AUSTRALIA: Mutton birds or puffins

Giant tiger snakes as long as a man's arm and with heads the size of a closed fist live on Great Dog Island. So it is always with some trepidation that La Trobe University researcher Mark Carey pushes his arm down the burrows where the mutton birds nest - in case a tiger is there as well.

"I have a fear of snakes," Carey says. "And if students are with me on the island, the one rule is that the 's' word is not to be spoken unless there's one of them about..."

When he puts his arm down a burrow, he wears a leather glove on his 'catching hand' and two big long-sleeved shirts that he tapes the cuffs to because once a snake went up the sleeve of a field worker.

"That was before my time and although I've been there for six seasons catching birds, I've never met a snake down a burrow. They are on the rookery and I've seen them go down the burrows but never seen one come out..."

As a teacher and researcher in La Trobe's department of environmental management & ecology since 2006, Carey spends up to four months every year on Great Dog Island. He estimates that in the past six years, he has spent more than 12 months of his life down there.

Carey is completing his PhD into aspects of the life of the mutton bird, more correctly known as short-tailed shearwaters but which also go under the wonderful Latin name of Puffinus tenuirostris.

Great Dog Island is in the Furneaux Group, off the north-east coast of Tasmania. It covers almost 400 hectares and is uninhabited apart from the big tiger and copperhead snakes and the small white-lipped snake.

Of course there are also millions of mutton birds whose young the tiger snakes feed on. The island is Tasmania's third largest mutton bird rookery and they arrive late each year to breed and lay their one egg in the burrows.

"Their laying is extraordinarily synchronous, with 85% of eggs laid within three days around 25-26 November," Carey says. "Chicks hatch from 10 January onwards after a 53 day incubation period and they fledge in the last half of April to the first week of May."

He says the chicks remain in their burrows for three and half months and "try not to get eaten by the tigers which have to get them young because they grow fast and after two weeks are too big for the snake to swallow".

"There is always a glut of these beautiful chicks and the snakes go crazy trying to eat as many as they can. Although the great majority survive, they are abandoned by their parents and have to learn to feed and to fly by themselves, yet somehow they know how to migrate to the northern hemisphere."

In one experiment, Carey attached tiny 'data loggers' to the legs of 27 mutton birds before they began their migration. The 1.8 gram loggers were developed by researchers at the British Antarctic Survey headquarters in Britain's Cambridge University and record the times of sunset and sunrise each day (to enable latitude and longitude to be calculated) as well as how long the bird was in the air or on the water.

A year later after recapturing 20 of the birds, Carey went to Cambridge to download the data and begin his analysis. This revealed that after breeding, the birds left the Furneaux Group and headed south below the Antarctic Convergence - a region rich in Antarctic krill the shearwaters feed on - to build up enough reserves to undertake the long-haul flight.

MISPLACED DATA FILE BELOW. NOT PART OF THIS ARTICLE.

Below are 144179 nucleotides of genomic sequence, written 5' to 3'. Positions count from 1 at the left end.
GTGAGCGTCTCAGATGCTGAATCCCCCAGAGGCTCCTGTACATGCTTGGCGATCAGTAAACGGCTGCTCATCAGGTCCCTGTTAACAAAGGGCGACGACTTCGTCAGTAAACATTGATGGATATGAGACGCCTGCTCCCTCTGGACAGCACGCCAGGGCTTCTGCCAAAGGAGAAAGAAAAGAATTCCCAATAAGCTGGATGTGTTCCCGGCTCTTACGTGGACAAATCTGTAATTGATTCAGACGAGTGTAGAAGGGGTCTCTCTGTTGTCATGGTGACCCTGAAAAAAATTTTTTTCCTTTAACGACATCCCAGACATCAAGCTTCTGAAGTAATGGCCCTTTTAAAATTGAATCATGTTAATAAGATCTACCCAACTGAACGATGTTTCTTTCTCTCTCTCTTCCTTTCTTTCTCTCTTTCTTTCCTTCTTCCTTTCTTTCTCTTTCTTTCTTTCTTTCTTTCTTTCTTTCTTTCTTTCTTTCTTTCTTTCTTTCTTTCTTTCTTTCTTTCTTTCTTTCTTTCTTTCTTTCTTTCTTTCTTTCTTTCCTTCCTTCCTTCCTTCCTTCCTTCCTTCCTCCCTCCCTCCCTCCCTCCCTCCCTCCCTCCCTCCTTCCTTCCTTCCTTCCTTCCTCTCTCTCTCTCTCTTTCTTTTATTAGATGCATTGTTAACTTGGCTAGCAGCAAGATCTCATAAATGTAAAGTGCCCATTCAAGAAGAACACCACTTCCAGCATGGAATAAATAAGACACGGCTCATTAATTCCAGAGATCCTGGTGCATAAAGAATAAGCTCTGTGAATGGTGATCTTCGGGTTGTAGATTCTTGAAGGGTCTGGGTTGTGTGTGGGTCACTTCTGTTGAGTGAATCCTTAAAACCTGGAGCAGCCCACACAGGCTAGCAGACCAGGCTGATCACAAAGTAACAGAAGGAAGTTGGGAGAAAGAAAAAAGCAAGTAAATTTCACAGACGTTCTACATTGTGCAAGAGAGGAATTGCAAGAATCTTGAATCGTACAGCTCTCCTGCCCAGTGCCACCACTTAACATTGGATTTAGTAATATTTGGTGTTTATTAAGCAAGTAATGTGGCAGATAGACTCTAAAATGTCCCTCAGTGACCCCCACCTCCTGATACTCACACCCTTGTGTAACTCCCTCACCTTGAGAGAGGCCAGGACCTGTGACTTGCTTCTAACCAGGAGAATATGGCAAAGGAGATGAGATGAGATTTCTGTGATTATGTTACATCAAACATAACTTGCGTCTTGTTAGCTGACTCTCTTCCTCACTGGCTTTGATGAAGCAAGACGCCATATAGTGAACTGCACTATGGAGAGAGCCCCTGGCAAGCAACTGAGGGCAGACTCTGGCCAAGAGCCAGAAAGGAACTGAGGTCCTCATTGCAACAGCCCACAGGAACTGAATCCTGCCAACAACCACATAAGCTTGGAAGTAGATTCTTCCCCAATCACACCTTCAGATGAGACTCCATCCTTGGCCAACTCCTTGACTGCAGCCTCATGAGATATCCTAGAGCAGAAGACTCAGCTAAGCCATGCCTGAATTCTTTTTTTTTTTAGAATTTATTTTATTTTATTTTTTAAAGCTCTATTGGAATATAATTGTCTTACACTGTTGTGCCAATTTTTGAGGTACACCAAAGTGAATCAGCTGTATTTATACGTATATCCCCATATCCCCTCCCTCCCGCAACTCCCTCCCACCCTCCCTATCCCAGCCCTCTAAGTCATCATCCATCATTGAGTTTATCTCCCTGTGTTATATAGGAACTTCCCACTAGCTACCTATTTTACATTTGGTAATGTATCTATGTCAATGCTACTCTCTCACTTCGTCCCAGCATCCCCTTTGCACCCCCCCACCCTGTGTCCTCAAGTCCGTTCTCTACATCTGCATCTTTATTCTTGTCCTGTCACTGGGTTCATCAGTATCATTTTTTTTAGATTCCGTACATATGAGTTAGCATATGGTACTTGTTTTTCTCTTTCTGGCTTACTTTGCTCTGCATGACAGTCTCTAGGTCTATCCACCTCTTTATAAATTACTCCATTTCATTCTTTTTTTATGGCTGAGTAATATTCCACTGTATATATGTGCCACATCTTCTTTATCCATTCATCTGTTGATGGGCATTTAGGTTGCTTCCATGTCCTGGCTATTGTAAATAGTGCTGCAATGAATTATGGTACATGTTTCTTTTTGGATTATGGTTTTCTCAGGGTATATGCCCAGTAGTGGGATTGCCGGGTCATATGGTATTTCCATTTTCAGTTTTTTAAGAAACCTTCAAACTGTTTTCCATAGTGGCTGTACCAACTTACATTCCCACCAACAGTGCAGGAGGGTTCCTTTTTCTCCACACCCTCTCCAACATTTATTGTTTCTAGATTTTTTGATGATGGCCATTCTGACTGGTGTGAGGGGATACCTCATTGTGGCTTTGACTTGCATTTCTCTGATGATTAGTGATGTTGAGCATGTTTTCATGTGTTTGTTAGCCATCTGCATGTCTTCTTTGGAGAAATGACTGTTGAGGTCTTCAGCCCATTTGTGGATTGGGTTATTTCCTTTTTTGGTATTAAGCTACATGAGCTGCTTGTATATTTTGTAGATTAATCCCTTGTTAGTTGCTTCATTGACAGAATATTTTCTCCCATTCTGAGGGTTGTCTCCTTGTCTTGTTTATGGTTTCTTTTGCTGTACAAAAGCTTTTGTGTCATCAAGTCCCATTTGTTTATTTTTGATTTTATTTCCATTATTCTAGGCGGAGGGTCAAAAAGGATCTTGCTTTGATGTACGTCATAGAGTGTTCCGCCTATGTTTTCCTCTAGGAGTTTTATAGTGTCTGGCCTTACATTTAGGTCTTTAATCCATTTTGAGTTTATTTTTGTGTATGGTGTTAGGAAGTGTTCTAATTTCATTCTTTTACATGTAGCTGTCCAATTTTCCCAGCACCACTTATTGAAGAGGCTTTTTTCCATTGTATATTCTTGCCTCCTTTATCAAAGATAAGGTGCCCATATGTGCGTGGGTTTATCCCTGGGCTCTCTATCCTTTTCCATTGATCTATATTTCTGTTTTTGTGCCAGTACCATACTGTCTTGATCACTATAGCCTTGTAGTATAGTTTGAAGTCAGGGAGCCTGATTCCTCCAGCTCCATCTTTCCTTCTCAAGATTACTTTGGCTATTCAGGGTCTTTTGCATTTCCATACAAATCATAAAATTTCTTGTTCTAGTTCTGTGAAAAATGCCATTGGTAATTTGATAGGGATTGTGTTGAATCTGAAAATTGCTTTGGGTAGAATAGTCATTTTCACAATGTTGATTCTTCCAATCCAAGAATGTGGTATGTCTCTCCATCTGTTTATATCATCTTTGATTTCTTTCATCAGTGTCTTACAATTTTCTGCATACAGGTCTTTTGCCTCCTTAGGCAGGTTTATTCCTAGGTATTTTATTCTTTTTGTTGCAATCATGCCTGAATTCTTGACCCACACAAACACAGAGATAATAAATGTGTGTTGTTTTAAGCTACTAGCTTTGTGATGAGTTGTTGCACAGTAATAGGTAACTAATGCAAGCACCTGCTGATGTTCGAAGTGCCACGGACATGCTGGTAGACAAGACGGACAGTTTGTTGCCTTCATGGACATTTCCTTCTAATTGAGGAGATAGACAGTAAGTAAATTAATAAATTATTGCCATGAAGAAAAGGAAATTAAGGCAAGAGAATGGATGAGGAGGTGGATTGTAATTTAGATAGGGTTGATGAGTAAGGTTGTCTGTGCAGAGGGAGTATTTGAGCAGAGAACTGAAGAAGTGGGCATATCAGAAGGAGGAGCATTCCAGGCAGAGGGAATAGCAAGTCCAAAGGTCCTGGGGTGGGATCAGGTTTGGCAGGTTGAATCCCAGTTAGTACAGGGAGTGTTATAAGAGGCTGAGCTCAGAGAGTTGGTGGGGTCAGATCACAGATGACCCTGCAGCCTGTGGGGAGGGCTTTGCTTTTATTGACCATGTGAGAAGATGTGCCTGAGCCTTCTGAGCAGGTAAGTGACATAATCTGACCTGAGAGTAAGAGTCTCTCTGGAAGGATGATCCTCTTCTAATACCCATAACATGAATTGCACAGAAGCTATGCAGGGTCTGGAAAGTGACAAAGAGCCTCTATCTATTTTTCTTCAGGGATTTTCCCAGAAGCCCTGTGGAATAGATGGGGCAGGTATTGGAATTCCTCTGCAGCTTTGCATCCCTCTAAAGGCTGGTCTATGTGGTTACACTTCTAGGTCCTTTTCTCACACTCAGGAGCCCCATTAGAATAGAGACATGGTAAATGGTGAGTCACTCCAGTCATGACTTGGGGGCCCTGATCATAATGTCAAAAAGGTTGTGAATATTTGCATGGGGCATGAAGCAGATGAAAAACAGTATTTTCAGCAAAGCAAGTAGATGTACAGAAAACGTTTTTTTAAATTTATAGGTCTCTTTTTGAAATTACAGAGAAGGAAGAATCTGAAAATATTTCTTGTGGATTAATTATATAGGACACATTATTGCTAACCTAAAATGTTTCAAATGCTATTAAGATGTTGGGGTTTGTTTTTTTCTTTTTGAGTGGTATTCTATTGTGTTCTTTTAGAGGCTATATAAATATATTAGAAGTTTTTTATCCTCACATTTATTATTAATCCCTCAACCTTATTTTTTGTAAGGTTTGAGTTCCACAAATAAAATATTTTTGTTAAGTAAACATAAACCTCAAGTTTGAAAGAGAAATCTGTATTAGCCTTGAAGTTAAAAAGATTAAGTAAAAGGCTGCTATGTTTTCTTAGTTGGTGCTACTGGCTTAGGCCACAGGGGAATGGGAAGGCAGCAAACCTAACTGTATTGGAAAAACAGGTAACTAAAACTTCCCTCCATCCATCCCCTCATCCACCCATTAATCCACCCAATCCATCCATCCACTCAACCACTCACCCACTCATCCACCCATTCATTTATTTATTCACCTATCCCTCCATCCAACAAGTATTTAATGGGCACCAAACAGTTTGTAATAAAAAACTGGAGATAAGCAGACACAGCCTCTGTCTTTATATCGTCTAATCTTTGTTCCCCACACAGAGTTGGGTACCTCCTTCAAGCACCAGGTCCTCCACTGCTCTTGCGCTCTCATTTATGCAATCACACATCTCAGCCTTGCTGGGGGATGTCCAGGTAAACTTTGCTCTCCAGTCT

They began their long journey south of New Zealand, then flew north in great flocks up the western side of the Pacific Ocean to the coast of Japan and into the Bering Sea. Travelling at 800 kilometres a day, these small 600-gram birds covered the distance in about 12 days - "an incredible feat", as Carey says.

In fact, biologists have calculated a shearwater makes a round-trip of about 20,000 kilometres on its migration journey. And, because they live up to 30 years, an older shearwater might have travelled some 600,000 kilometres - or the distance to the moon and nearly halfway back again.

"The birds spend much of the time in the northern hemisphere summer in the Bering Sea or off the coast of Japan," Carey says. "On their return migration, they come down the central part of the Pacific, hit the Australian coast around Queensland and travel along the coast back to the colony."

Although they are shearwaters, the mutton bird name stems from their exploitation for food and oil since the 19th century. At its peak in the early 1900s, at least a million birds were taken each year but today perhaps 300,000 young are killed.

Part of Carey's research is to discover what impact his work with the birds has on their hatching success. An estimated 23 million short-tailed shearwaters breed around the coast of Australia but other species in the same family are in serious decline.

"Many populations are declining because their island breeding habitat is being lost or degraded as a result of human development and the introduction of mammalian predators," he says.

"They are also threatened by high levels of mortality caused by long-line fisheries and so disturbance by researchers that reduce their reproductive success could exacerbate the problem."

So after six years' close study of the mutton birds, what does he think of them? "I love them, I think they're amazing birds. They are long-lived, they form long-term pair bonds, they migrate extraordinary distances every year - they are an incredible species."